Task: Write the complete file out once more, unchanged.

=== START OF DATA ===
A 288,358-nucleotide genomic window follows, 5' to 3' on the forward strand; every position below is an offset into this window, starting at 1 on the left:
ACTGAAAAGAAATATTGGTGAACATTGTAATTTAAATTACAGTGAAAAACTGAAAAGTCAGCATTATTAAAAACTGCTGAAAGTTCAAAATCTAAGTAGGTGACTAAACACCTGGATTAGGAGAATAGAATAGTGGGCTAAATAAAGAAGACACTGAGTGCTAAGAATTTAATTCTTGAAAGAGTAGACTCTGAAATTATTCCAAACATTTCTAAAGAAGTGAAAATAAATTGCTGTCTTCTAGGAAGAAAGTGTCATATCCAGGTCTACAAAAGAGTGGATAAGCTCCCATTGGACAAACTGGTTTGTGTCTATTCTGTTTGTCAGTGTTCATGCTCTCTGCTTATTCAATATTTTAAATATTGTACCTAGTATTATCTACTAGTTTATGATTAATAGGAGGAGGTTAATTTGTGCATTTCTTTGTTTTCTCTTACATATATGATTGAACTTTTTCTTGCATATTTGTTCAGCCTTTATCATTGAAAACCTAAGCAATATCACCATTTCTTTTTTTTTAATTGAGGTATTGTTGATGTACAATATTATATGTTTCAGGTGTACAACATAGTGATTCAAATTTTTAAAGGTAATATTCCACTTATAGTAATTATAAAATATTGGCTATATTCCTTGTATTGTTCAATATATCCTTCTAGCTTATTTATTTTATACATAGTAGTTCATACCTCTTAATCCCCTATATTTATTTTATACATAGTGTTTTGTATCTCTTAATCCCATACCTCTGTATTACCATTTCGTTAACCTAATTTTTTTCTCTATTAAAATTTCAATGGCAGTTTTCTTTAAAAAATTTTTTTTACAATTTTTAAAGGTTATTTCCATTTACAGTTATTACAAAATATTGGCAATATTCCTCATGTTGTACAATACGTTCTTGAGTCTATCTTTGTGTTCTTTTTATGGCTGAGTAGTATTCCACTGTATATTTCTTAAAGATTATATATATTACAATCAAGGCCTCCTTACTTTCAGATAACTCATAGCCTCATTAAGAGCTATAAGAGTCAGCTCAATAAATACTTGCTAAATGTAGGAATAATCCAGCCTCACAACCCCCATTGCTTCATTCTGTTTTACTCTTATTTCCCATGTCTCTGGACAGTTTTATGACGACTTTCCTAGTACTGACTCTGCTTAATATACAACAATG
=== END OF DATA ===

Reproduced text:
A 288,358-nucleotide genomic window follows, 5' to 3' on the forward strand; every position below is an offset into this window, starting at 1 on the left:
ACTGAAAAGAAATATTGGTGAACATTGTAATTTAAATTACAGTGAAAAACTGAAAAGTCAGCATTATTAAAAACTGCTGAAAGTTCAAAATCTAAGTAGGTGACTAAACACCTGGATTAGGAGAATAGAATAGTGGGCTAAATAAAGAAGACACTGAGTGCTAAGAATTTAATTCTTGAAAGAGTAGACTCTGAAATTATTCCAAACATTTCTAAAGAAGTGAAAATAAATTGCTGTCTTCTAGGAAGAAAGTGTCATATCCAGGTCTACAAAAGAGTGGATAAGCTCCCATTGGACAAACTGGTTTGTGTCTATTCTGTTTGTCAGTGTTCATGCTCTCTGCTTATTCAATATTTTAAATATTGTACCTAGTATTATCTACTAGTTTATGATTAATAGGAGGAGGTTAATTTGTGCATTTCTTTGTTTTCTCTTACATATATGATTGAACTTTTTCTTGCATATTTGTTCAGCCTTTATCATTGAAAACCTAAGCAATATCACCATTTCTTTTTTTTTAATTGAGGTATTGTTGATGTACAATATTATATGTTTCAGGTGTACAACATAGTGATTCAAATTTTTAAAGGTAATATTCCACTTATAGTAATTATAAAATATTGGCTATATTCCTTGTATTGTTCAATATATCCTTCTAGCTTATTTATTTTATACATAGTAGTTCATACCTCTTAATCCCCTATATTTATTTTATACATAGTGTTTTGTATCTCTTAATCCCATACCTCTGTATTACCATTTCGTTAACCTAATTTTTTTCTCTATTAAAATTTCAATGGCAGTTTTCTTTAAAAAATTTTTTTTACAATTTTTAAAGGTTATTTCCATTTACAGTTATTACAAAATATTGGCAATATTCCTCATGTTGTACAATACGTTCTTGAGTCTATCTTTGTGTTCTTTTTATGGCTGAGTAGTATTCCACTGTATATTTCTTAAAGATTATATATATTACAATCAAGGCCTCCTTACTTTCAGATAACTCATAGCCTCATTAAGAGCTATAAGAGTCAGCTCAATAAATACTTGCTAAATGTAGGAATAATCCAGCCTCACAACCCCCATTGCTTCATTCTGTTTTACTCTTATTTCCCATGTCTCTGGACAGTTTTATGACGACTTTCCTAGTACTGACTCTGCTTAATATACAACAATG